As a young mother, Potter decided that she needed to eat better and understood that, with the demands of her schedule, she needed more than a fad diet. Her goal was to change her habits of eating and make her kitchen a healthier place for herself and her family. She began by swapping unhealthy foods and cuts of meat with healthier ones, adding more fruits and vegetables, and switching to good fats. Inspired by the results, she decided to put together a cookbook to help other parents who found themselves in a similar situation.
An accounting of dietary requirements accompanies each recipe: calories, fat, cholesterol, sodium, carbohydrates, fiber, sugar and protein. In addition, Potter smartly adds the number of Weight Watchers points for people who may be using the cookbook to pursue that style of weight loss. The layout is attractive, with a number of color photographs and easy to read recipes accompanied by a quick blurb detailing Potter’s thought process in making the dish healthier. As the subtitle suggests, the recipes are largely familiar, middle-America fare including a number of tasty baked goods and easy weeknight meals like spaghetti, burgers, tacos, meatloaf and chicken potpie. Some of the recipes don’t really seem to merit inclusion, like the banana oatmeal entry which basically combines bananas with oatmeal. In fact, several others also feel like filler.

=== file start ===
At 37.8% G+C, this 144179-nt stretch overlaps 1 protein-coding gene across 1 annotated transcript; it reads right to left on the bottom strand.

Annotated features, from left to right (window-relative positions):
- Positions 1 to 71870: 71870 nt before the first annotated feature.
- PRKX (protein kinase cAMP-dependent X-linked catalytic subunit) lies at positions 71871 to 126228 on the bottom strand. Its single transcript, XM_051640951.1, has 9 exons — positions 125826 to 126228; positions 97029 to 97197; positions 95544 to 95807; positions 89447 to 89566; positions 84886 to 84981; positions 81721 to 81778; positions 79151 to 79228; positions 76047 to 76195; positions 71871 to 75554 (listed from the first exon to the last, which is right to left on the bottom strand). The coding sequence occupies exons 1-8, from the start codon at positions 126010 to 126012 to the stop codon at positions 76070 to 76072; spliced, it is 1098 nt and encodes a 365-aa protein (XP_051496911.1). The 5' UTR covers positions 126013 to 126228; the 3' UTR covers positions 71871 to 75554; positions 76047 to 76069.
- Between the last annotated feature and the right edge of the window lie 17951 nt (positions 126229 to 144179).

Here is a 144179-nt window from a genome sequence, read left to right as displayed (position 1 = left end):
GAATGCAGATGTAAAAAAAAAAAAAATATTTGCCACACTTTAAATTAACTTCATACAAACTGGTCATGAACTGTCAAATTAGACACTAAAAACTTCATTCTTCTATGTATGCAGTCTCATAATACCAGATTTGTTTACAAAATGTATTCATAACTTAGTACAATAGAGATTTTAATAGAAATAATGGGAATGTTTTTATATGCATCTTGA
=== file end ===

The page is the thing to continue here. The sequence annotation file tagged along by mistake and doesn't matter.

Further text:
The biggest failures of the book are two-fold: first, the recipes are mostly pedestrian. Yes, choosing family favorites is a good idea, but none of these recipes really offers anything new to integrate into the meal rotation. Secondly, the notion of health seems a bit of a stretch. Switching to a “healthier” cut of bacon does not negate the fact that one is eating bacon. The same can be said about adding a wheat bun to a bacon cheeseburger. The successful projects currently on bookstore shelves are popular because the recipes are more inclusive and visionary. For example, how can more vegetables be added and how can the bacon be eliminated entirely? How can sodium be lowered and flavor maintained? The premise of Potter’s book is about little changes; however, some of the changes are simply too little. In addition, the point values are fairly high for a number of the breakfast foods. One small muffin packs five points and won’t sustain the body for very long.
Ultimately, the book is attractive and easy to use, and the recipes are tasty if a bit overly familiar. Healthy Girl’s advice about little changes is good, but the advice is that which Americans have been hearing for years.
Disclosure: This article is not an endorsement, but a review. The author of this book provided free copies of the book and paid a small fee to have their book reviewed by a professional reviewer. Foreword Reviews and Clarion Reviews make no guarantee that the author will receive a positive review. Foreword Magazine, Inc. is disclosing this in accordance with the Federal Trade Commission’s 16 CFR, Part 255.